So how has UC come up with more revenues? By raising tuition fees—especially for out-of-state students who are still interested in coming here. The justification is that the higher rates for out-of-state students ($38,000 compared to $14,000 for in-state students) subsidize about 9,000 California students whose enrollment is not funded by the state.
In one disgraceful legislative hearing this spring, lawmakers actually complained that out-of-state students eligible for financial aid were in fact receiving that aid. Yes, you read that right. The state legislature doesn’t want any poor kids coming to the UC from out of state. “There are plenty of fish in the sea that can pay full freight,” said Assemblyman Kevin McCarty, a Sacramento Democrat, at the hearing, according to The Sacramento Bee. “We’re not elected to expand education for low-income kids from Nevada.”
Give us only your rich kids, please.
Since the state has a demonstrated need for more educated workers (we’ll be short by 1 million by 2025, according to a much-cited report), we should be building on our historic lead and rapidly expanding our universities. But today’s California is so small-minded and budget-obsessed that no one seems inclined to make long-term investments in our well-being anymore.
The usually reliable and nonpartisan Legislative Analyst’s Office has itself fallen prey to the myopic short-sightedness, declaring that UC doesn’t need to increase its enrollment, even as it receives record numbers of applications. The LAO points to recent dips in the number of college-age Californians and in the percentage of recent California high school graduates going straight to college to support its wrong-headed conclusion. But those same statistics argue for opening up more slots and opportunities for students from California and around the world, and making it cheaper for those students to graduate.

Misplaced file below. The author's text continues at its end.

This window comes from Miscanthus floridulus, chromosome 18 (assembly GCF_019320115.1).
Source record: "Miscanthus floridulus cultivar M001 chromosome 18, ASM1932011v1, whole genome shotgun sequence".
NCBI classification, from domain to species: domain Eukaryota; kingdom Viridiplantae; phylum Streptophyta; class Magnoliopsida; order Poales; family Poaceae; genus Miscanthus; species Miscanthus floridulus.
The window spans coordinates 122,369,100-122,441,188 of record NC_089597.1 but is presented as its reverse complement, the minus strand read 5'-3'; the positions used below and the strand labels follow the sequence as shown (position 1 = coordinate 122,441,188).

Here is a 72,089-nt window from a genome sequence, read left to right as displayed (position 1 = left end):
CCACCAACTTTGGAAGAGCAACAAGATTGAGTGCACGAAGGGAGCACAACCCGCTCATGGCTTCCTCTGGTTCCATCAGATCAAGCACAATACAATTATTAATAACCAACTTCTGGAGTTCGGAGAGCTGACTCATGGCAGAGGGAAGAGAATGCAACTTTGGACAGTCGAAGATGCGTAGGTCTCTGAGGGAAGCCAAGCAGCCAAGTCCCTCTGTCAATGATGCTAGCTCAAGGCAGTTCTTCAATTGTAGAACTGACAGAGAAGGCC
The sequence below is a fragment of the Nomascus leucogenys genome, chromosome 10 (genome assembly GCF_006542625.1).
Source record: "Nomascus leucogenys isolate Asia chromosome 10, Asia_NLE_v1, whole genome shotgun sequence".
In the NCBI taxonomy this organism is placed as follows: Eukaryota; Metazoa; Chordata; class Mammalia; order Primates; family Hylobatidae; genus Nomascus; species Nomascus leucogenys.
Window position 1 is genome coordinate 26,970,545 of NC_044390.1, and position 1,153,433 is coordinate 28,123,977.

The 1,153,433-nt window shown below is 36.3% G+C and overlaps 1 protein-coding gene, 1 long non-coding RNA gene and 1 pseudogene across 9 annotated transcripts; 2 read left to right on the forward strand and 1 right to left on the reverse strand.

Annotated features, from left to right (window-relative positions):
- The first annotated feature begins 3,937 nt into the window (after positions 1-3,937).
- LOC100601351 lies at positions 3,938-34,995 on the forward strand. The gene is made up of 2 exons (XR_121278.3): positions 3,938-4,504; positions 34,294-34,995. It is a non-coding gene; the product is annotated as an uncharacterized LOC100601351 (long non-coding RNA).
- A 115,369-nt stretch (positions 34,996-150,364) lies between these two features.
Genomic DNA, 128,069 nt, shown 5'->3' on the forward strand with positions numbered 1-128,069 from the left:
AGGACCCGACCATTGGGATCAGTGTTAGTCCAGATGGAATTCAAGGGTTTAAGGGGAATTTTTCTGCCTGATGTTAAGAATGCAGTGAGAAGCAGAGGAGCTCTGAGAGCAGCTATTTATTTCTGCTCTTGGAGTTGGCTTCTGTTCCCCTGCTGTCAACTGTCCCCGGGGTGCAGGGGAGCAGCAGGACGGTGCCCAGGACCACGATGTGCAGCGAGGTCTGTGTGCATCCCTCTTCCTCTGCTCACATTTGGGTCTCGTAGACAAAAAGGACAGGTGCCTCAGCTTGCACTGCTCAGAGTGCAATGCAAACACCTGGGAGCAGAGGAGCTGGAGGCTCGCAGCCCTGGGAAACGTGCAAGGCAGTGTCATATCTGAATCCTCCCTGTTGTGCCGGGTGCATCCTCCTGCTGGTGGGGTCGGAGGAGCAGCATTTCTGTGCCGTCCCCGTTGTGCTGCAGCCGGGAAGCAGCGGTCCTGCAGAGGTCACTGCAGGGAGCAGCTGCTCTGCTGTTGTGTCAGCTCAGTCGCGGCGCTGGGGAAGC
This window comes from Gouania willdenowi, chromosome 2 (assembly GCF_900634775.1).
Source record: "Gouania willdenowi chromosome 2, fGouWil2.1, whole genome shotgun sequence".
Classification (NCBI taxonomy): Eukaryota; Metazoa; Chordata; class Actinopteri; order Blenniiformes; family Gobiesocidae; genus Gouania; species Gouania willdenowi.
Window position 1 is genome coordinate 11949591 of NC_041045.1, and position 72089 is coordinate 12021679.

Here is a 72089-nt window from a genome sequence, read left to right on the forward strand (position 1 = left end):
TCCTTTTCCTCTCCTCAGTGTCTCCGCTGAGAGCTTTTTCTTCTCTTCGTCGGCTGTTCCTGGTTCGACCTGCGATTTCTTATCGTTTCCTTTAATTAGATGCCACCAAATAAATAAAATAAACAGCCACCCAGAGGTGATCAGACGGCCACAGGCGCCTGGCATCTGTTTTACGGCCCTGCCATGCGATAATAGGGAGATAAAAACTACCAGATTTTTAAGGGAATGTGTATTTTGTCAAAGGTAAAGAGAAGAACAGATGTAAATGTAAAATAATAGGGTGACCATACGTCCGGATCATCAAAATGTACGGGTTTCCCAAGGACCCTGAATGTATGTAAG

In response to Sacramento’s combination of cuts and meddling, the UC finally got tough and hired former Arizona Governor Janet Napolitano, the former Secretary for Homeland Security, as UC president and political champion. Last November, she sucker-punched the newly re-elected Governor Brown and legislature with a choice: give UC more money or watch it raise tuition again. Sacramento leaders and their media cheerleaders howled about the UC’s behavior, but Napolitano’s strategy worked. She forced Brown to the negotiating table and ended up with more money—including an increase in base funding over the next four years and crucial one-time money to cover pension costs—than anticipated.
But Napolitano still had to beg the legislature to cover an increase in enrollment of 10,000 students over four years (and appears to have gotten only enough in the budget to enroll an additional 3,500 students). Memo to legislative leaders, who cast themselves as champions of the state’s Latino population: much of the growth in California high school graduates and UC applicants is among Latinos.
With immigration flat and the birth rate under replacement levels, California will need to attract more foreigners and other Americans to study and work here to maintain the state’s vitality. It won’t be easy, as other countries and states are more competitive now, especially when it comes to cost-of-living considerations, including the cost of education. But if we don’t act to bring more young and ambitious people to the state, we’ll lose some of our advantages in diversity and connectedness.
It’s an argument that Californians haven’t much heard—and clearly don’t understand. Maybe we all could enroll in a refresher summer course on the importance of higher education in California, and the massive returns we receive from our investment in it.
But who would pay for it?
Zócalo Public Square